Is Elon Musk’s US$44 billion Twitter takeover a publicity stunt that the wealthiest person in the world can get away with? Is Musk truly the free speech and decentralized advocate he claims to be? Or is this a strategic move out of a not-so-hidden playbook?
The truth is, Twitter is the place where minds change and markets rise and fall. Elon Musk’s Twitter takeover is a shake-up of epic proportions. But is this going to be good for society? Or is this just a billionaire making an ego play?
Musk’s history is a warning
Twitter isn’t the highest-performing social media channel. In fact, Twitter’s most consistent economic trait is that its profits are inconsistent. Elon Musk has more than enough wealth to buy a spuriously profitable company, but his history also reveals a pattern.
Musk will take unconventional and exorbitant risks if they’ll win him more market control. For example, Musk championed a lawsuit against Fisker, an electric car maker that was a direct Tesla competitor. But the grounds of the lawsuit didn’t shore up in court and forced Tesla to enter into an agreement with Fisker, then ending with unfounded claims of fraud.
The purpose of Tesla’s lawsuit was to drain Fisker’s capital and shut their business down because Musk couldn’t handle the competition. Ultimately, Tesla lost the lawsuit and now owes Fisker over US$1 million for Fisker’s attorney fees and other legal costs. But Musk’s long game worked. Fisker filed for bankruptcy five years later.
The Tesla/Fisker drama is one of many examples illustrating a fundamental truth about Elon Musk: He is a master of manipulating systems and markets to get what he wants. Right now, Musk claims his Twitter takeover is about free speech and user autonomy, and so far it would seem that Musk has been sticking to his guns, having been critical of Twitter for some time. But why buy a social media company to achieve those ends? Surely there must be easier and less costly feathers to put in one’s cap.
Twitter’s real value is cultural, not economic
“Free speech is the bedrock of a functioning democracy, and Twitter is the digital town square where matters vital to the future of humanity are debated,” Musk said in a public statement this week announcing the deal.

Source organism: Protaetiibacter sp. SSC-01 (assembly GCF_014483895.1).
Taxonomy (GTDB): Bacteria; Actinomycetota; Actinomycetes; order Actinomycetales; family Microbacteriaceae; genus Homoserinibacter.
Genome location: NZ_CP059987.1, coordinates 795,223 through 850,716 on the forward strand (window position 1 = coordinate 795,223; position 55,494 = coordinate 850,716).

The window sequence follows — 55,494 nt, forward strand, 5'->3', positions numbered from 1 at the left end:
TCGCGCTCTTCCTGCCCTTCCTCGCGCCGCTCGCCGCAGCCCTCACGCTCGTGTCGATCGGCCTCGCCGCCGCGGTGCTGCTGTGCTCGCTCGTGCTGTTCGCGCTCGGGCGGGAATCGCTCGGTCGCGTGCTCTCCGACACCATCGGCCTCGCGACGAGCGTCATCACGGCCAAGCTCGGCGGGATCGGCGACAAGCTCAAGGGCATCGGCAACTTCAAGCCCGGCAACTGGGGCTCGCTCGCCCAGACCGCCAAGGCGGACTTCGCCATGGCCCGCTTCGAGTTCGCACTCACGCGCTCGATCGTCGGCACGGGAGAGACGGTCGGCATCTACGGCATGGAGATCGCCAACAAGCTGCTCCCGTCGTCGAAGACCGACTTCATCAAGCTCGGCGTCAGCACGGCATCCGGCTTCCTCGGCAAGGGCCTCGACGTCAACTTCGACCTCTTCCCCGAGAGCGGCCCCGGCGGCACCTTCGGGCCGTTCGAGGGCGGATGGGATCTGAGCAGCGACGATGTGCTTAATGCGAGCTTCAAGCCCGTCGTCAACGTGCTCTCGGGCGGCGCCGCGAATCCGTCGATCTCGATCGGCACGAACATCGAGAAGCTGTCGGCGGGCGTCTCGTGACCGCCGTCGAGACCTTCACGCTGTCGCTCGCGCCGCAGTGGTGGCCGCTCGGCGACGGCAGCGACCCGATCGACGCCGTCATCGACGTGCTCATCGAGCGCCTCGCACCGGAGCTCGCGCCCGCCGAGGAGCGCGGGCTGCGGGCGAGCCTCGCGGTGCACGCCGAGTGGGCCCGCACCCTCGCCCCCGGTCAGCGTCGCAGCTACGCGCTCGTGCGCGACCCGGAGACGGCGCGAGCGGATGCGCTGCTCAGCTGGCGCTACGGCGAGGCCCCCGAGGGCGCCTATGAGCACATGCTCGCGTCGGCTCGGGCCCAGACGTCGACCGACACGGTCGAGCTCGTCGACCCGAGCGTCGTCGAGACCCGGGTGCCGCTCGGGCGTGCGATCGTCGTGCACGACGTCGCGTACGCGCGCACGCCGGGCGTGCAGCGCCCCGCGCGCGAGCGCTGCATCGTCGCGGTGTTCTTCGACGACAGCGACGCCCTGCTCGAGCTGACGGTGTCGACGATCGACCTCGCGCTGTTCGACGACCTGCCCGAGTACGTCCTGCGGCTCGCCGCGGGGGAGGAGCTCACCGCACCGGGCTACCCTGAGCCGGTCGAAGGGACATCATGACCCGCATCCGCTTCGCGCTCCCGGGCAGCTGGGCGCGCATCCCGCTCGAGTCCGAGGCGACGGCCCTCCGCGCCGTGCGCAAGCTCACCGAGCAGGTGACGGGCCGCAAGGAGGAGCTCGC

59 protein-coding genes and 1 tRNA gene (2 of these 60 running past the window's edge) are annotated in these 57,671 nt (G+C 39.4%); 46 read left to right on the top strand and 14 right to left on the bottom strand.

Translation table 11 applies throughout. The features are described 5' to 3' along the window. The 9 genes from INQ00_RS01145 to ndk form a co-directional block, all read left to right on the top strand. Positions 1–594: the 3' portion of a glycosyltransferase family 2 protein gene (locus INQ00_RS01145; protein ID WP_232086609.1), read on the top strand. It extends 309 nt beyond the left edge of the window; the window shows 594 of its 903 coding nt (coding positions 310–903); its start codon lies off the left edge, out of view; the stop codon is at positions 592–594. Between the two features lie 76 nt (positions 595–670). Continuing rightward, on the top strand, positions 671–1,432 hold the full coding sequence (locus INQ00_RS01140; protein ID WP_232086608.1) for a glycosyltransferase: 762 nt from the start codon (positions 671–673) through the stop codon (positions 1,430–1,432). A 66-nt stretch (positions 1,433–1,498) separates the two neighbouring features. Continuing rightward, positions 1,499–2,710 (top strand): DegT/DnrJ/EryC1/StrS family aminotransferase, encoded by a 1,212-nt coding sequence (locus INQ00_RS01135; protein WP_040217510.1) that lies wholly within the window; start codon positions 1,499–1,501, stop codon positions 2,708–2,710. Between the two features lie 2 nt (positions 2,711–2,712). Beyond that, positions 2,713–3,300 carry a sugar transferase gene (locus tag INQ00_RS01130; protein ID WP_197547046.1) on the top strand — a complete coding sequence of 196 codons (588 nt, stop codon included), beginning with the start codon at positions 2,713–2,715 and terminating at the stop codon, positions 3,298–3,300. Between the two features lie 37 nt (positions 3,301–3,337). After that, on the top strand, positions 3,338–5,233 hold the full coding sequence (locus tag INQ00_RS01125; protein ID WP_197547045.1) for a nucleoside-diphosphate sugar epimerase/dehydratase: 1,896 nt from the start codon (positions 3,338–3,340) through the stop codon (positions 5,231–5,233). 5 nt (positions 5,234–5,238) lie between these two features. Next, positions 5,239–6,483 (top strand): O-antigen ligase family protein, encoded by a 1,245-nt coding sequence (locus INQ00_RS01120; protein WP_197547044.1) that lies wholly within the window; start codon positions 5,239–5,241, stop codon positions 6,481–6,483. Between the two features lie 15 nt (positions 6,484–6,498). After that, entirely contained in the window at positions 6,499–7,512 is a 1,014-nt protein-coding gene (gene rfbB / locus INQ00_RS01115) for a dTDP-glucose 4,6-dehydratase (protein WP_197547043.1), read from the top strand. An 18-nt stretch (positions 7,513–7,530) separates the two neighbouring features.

Twitter has far fewer users than other social media platforms. While Facebook, Instagram, WhatsApp and TikTok each have over a billion active users, Twitter has just over 400 million. But Musk’s statement reveals where he believes Twitter’s value lies. Twitter doesn’t make much money, but it has a disproportionate influence over the markets.
Twitter’s debut as a platform for people to share newsworthy stories happened in 2009. A man tweeted a photo of U.S. Airway Flight 1549 landing on the Hudson River, and the tweet went viral. Suddenly, people realized that Twitter was where you could go to get breaking news from regular people and primary sources.
Since the Miracle on the Hudson, Twitter has played a pivotal role in amplifying globally consequential social movements, including #MeToo, #BlackLivesMatter, and Donald Trump’s rise to and fall from the presidency — and Twitter itself.
Now that Musk has reached an agreement with Twitter, he will soon control one of the most powerful tools of the culture. He will have a direct influence on the company’s moderation policy, which means even more power to control market behaviors with his thumbs. Every time Musk tweets, the ripple effects will reach the stock and crypto markets.
Twitter is musk’s playground for market manipulation
Since his dramatic faceoff with the U.S. Securities and Exchange Commission and decision to surrender his role at Tesla as CEO for three years, Elon Musk has been diligently enhancing his personal branding. It would be easy to write off his constant and often bizarre tweets as narcissism, but Musk’s strategy is increasingly obvious.
Unlike other billionaires in control of media empires, Musk has nurtured an economically significant relationship with the mainstream press as a champion of green energy all the while leveraging his maverick image to create an almost cult-like fan base. Twitter is the channel he uses to execute this agenda, and the impact of his tweets on the market proves that it works.
When Musk tweeted that Tesla would accept Bitcoin as payment in March 2021, the cryptocurrency’s prices climbed 5%. A couple of months later, Musk began promoting environmental fear, uncertainty, and doubt (FUD) about Bitcoin. He tweeted that Tesla would stop accepting Bitcoin until the cryptocurrency becomes more environmentally friendly, and crypto markets crashed that same day.
Musk’s tweets about Dogecoin (including the announcement that Tesla would accept it as payment) may seem entertaining and divergent. This has enraged many in the crypto community and caused confusion for regulators trying to get their minds wrapped around people using a dog-themed joke cryptocurrency to buy a car.
Musk’s promise to ‘unlock’ Twitter’s potential
Now, Musk claims that his acquisition of Twitter is for the social media platform’s own good. But Musk’s track record shows that he tends to be more interested in advancing his personal agenda than enhancing a specific ideology.
There may be euphoria on the right and center about Elon taking control of Twitter and giving its CEO Parag Agrawal the boot, but it’s important to stay level-headed and think critically about what this means. Billionaires privately owning media outlets isn’t an ideal situation when it comes to freedom of speech or how opaque algorithms are warping our access to the entire picture of news and culture.
Is Elon Musk buying Twitter good for social media and public discourse? Only time will tell. One thing is for sure: Disruption in Big Tech has been overdue for a while — something many people are surely happy to see.